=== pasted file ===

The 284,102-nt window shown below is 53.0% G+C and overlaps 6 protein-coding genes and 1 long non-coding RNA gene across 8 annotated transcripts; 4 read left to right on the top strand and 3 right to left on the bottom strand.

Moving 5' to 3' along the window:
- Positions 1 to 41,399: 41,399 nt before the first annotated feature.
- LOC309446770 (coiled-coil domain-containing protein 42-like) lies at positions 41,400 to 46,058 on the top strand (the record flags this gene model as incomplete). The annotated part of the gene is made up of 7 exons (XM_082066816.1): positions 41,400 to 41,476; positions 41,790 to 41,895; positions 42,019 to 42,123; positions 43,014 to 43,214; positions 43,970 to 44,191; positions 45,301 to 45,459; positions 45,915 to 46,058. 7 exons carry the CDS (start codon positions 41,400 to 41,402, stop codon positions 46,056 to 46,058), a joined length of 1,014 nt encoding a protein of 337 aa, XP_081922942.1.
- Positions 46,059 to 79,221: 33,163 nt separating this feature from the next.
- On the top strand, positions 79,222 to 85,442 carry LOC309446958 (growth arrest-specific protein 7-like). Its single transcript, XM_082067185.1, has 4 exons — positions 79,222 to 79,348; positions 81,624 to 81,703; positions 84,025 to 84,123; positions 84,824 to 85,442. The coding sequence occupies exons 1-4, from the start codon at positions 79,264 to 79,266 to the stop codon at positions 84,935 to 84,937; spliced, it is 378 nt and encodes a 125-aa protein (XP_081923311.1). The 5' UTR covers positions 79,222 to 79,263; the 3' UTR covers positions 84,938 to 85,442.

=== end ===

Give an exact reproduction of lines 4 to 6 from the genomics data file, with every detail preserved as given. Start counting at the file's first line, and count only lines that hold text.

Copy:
- LOC309446770 (coiled-coil domain-containing protein 42-like) lies at positions 41,400 to 46,058 on the top strand (the record flags this gene model as incomplete). The annotated part of the gene is made up of 7 exons (XM_082066816.1): positions 41,400 to 41,476; positions 41,790 to 41,895; positions 42,019 to 42,123; positions 43,014 to 43,214; positions 43,970 to 44,191; positions 45,301 to 45,459; positions 45,915 to 46,058. 7 exons carry the CDS (start codon positions 41,400 to 41,402, stop codon positions 46,056 to 46,058), a joined length of 1,014 nt encoding a protein of 337 aa, XP_081922942.1.
- Positions 46,059 to 79,221: 33,163 nt separating this feature from the next.
- On the top strand, positions 79,222 to 85,442 carry LOC309446958 (growth arrest-specific protein 7-like). Its single transcript, XM_082067185.1, has 4 exons — positions 79,222 to 79,348; positions 81,624 to 81,703; positions 84,025 to 84,123; positions 84,824 to 85,442. The coding sequence occupies exons 1-4, from the start codon at positions 79,264 to 79,266 to the stop codon at positions 84,935 to 84,937; spliced, it is 378 nt and encodes a 125-aa protein (XP_081923311.1). The 5' UTR covers positions 79,222 to 79,263; the 3' UTR covers positions 84,938 to 85,442.